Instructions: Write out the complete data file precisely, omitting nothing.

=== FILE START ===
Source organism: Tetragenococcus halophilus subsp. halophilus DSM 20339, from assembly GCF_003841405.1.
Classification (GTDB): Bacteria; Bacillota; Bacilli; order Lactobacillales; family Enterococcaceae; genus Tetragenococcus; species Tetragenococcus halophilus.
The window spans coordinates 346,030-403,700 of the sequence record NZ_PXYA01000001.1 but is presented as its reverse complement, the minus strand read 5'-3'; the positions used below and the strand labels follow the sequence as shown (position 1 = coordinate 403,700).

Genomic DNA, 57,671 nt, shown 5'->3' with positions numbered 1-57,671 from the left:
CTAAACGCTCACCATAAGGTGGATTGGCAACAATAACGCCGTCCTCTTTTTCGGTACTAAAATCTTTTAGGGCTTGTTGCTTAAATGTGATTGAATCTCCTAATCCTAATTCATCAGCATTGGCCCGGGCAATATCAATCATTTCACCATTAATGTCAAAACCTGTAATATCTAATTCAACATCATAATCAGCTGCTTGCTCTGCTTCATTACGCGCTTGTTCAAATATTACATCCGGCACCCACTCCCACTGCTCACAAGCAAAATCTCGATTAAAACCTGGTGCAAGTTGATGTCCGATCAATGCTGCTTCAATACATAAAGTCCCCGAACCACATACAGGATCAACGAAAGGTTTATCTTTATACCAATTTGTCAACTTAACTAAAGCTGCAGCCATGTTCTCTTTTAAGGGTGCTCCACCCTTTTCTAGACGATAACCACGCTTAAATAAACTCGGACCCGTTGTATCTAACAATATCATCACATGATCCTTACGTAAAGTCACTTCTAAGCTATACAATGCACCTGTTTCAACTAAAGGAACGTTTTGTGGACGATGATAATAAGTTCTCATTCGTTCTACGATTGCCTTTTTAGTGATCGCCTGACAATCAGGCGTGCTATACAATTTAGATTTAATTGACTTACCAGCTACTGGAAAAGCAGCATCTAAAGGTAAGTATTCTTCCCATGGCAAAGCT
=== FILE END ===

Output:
Source organism: Tetragenococcus halophilus subsp. halophilus DSM 20339, from assembly GCF_003841405.1.
Classification (GTDB): Bacteria; Bacillota; Bacilli; order Lactobacillales; family Enterococcaceae; genus Tetragenococcus; species Tetragenococcus halophilus.
The window spans coordinates 346,030-403,700 of the sequence record NZ_PXYA01000001.1 but is presented as its reverse complement, the minus strand read 5'-3'; the positions used below and the strand labels follow the sequence as shown (position 1 = coordinate 403,700).

Genomic DNA, 57,671 nt, shown 5'->3' with positions numbered 1-57,671 from the left:
CTAAACGCTCACCATAAGGTGGATTGGCAACAATAACGCCGTCCTCTTTTTCGGTACTAAAATCTTTTAGGGCTTGTTGCTTAAATGTGATTGAATCTCCTAATCCTAATTCATCAGCATTGGCCCGGGCAATATCAATCATTTCACCATTAATGTCAAAACCTGTAATATCTAATTCAACATCATAATCAGCTGCTTGCTCTGCTTCATTACGCGCTTGTTCAAATATTACATCCGGCACCCACTCCCACTGCTCACAAGCAAAATCTCGATTAAAACCTGGTGCAAGTTGATGTCCGATCAATGCTGCTTCAATACATAAAGTCCCCGAACCACATACAGGATCAACGAAAGGTTTATCTTTATACCAATTTGTCAACTTAACTAAAGCTGCAGCCATGTTCTCTTTTAAGGGTGCTCCACCCTTTTCTAGACGATAACCACGCTTAAATAAACTCGGACCCGTTGTATCTAACAATATCATCACATGATCCTTACGTAAAGTCACTTCTAAGCTATACAATGCACCTGTTTCAACTAAAGGAACGTTTTGTGGACGATGATAATAAGTTCTCATTCGTTCTACGATTGCCTTTTTAGTGATCGCCTGACAATCAGGCGTGCTATACAATTTAGATTTAATTGACTTACCAGCTACTGGAAAAGCAGCATCTAAAGGTAAGTATTCTTCCCATGGCAAAGCT